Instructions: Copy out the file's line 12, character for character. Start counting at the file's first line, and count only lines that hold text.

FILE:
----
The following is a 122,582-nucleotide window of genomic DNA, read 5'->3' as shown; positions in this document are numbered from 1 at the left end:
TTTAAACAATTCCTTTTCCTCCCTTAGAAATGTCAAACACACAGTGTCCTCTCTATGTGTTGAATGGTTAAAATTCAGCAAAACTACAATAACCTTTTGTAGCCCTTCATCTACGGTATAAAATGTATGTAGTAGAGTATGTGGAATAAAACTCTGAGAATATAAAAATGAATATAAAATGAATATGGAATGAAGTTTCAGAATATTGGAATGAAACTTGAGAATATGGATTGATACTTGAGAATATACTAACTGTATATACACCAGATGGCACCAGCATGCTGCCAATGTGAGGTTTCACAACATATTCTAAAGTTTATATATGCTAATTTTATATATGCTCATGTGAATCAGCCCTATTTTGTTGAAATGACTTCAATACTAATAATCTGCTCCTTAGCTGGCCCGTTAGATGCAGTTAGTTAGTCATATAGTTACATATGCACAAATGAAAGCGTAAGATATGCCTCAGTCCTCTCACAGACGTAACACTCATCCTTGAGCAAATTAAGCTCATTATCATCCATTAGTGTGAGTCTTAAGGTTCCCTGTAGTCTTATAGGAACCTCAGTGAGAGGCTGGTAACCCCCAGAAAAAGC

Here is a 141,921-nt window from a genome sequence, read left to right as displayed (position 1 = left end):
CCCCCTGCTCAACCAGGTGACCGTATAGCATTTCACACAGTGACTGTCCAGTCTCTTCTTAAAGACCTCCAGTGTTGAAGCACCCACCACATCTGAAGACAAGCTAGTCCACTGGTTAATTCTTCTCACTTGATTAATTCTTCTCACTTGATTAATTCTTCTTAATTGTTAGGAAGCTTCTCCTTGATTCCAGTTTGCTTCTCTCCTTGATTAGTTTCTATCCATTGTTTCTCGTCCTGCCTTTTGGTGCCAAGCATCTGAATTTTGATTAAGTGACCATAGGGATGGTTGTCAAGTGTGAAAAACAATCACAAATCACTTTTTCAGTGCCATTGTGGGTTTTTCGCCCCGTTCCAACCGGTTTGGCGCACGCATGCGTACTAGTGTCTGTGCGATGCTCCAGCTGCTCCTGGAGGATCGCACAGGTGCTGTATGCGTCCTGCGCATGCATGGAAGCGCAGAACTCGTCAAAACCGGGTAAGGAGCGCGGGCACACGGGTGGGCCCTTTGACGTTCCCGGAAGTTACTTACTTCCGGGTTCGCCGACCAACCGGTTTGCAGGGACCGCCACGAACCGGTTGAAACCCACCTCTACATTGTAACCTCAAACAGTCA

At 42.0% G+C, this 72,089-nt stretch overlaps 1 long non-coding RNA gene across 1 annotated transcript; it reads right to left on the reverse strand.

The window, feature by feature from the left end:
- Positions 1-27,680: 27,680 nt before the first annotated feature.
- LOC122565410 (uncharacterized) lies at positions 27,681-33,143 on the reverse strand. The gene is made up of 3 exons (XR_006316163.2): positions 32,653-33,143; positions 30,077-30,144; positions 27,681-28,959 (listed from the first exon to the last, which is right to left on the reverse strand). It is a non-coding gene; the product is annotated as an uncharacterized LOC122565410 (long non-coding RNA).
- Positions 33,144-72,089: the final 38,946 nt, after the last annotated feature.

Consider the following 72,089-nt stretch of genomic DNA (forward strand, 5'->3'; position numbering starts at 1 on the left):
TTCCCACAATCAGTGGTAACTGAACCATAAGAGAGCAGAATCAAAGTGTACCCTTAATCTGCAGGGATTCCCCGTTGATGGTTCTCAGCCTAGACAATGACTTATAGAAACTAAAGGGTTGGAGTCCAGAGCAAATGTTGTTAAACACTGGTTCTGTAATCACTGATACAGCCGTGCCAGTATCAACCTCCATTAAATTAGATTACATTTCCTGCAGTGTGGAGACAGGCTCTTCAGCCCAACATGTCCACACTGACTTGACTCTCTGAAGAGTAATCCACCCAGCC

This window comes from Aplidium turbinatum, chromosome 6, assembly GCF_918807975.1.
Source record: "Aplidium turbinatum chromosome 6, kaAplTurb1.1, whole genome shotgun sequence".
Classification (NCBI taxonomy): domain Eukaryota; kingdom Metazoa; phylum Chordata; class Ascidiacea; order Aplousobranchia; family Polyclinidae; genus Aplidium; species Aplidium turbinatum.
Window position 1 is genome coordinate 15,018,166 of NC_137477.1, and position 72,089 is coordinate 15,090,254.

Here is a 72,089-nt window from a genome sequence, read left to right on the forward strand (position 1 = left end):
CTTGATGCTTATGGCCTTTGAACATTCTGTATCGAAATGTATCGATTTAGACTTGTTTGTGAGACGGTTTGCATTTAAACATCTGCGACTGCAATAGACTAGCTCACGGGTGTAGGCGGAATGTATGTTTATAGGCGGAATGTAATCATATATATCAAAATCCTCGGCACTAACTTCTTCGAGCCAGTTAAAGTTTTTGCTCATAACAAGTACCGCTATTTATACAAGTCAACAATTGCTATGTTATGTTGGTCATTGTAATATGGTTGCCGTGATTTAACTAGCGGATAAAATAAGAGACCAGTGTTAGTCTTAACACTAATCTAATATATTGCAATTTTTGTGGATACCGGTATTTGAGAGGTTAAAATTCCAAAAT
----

This window comes from Aplidium turbinatum, chromosome 6, assembly GCF_918807975.1.